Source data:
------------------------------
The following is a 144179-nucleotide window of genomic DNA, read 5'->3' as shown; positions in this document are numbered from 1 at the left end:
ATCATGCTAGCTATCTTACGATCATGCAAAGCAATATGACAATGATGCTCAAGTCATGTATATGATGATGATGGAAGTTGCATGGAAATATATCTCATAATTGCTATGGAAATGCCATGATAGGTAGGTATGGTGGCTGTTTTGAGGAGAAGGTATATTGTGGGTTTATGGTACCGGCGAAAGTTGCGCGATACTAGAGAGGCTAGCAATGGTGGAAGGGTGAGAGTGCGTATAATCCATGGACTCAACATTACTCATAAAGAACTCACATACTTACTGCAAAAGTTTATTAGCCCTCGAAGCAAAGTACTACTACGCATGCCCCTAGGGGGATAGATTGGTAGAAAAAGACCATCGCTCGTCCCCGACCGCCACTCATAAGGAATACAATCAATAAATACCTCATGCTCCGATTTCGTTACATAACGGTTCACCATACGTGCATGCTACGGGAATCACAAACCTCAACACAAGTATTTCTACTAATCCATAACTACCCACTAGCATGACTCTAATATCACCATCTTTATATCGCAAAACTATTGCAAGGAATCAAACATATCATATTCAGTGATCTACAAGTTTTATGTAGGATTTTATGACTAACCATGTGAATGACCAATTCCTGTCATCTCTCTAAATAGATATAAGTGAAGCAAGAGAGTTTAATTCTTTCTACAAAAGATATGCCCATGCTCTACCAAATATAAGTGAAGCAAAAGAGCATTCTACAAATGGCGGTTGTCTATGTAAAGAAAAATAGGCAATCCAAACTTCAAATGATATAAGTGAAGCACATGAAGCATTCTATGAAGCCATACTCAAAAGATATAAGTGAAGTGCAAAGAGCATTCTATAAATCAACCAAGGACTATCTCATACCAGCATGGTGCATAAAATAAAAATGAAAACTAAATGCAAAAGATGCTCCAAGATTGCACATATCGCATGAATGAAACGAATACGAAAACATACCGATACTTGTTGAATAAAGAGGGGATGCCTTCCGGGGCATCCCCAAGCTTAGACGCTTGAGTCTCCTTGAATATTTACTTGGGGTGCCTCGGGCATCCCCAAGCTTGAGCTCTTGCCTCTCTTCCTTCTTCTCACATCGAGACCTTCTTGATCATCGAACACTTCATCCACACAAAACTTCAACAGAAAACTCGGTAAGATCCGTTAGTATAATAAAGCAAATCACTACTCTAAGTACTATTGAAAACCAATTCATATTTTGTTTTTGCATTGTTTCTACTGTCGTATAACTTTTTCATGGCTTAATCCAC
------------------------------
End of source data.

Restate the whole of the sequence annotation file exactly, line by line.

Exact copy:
The following is a 144179-nucleotide window of genomic DNA, read 5'->3' as shown; positions in this document are numbered from 1 at the left end:
ATCATGCTAGCTATCTTACGATCATGCAAAGCAATATGACAATGATGCTCAAGTCATGTATATGATGATGATGGAAGTTGCATGGAAATATATCTCATAATTGCTATGGAAATGCCATGATAGGTAGGTATGGTGGCTGTTTTGAGGAGAAGGTATATTGTGGGTTTATGGTACCGGCGAAAGTTGCGCGATACTAGAGAGGCTAGCAATGGTGGAAGGGTGAGAGTGCGTATAATCCATGGACTCAACATTACTCATAAAGAACTCACATACTTACTGCAAAAGTTTATTAGCCCTCGAAGCAAAGTACTACTACGCATGCCCCTAGGGGGATAGATTGGTAGAAAAAGACCATCGCTCGTCCCCGACCGCCACTCATAAGGAATACAATCAATAAATACCTCATGCTCCGATTTCGTTACATAACGGTTCACCATACGTGCATGCTACGGGAATCACAAACCTCAACACAAGTATTTCTACTAATCCATAACTACCCACTAGCATGACTCTAATATCACCATCTTTATATCGCAAAACTATTGCAAGGAATCAAACATATCATATTCAGTGATCTACAAGTTTTATGTAGGATTTTATGACTAACCATGTGAATGACCAATTCCTGTCATCTCTCTAAATAGATATAAGTGAAGCAAGAGAGTTTAATTCTTTCTACAAAAGATATGCCCATGCTCTACCAAATATAAGTGAAGCAAAAGAGCATTCTACAAATGGCGGTTGTCTATGTAAAGAAAAATAGGCAATCCAAACTTCAAATGATATAAGTGAAGCACATGAAGCATTCTATGAAGCCATACTCAAAAGATATAAGTGAAGTGCAAAGAGCATTCTATAAATCAACCAAGGACTATCTCATACCAGCATGGTGCATAAAATAAAAATGAAAACTAAATGCAAAAGATGCTCCAAGATTGCACATATCGCATGAATGAAACGAATACGAAAACATACCGATACTTGTTGAATAAAGAGGGGATGCCTTCCGGGGCATCCCCAAGCTTAGACGCTTGAGTCTCCTTGAATATTTACTTGGGGTGCCTCGGGCATCCCCAAGCTTGAGCTCTTGCCTCTCTTCCTTCTTCTCACATCGAGACCTTCTTGATCATCGAACACTTCATCCACACAAAACTTCAACAGAAAACTCGGTAAGATCCGTTAGTATAATAAAGCAAATCACTACTCTAAGTACTATTGAAAACCAATTCATATTTTGTTTTTGCATTGTTTCTACTGTCGTATAACTTTTTCATGGCTTAATCCAC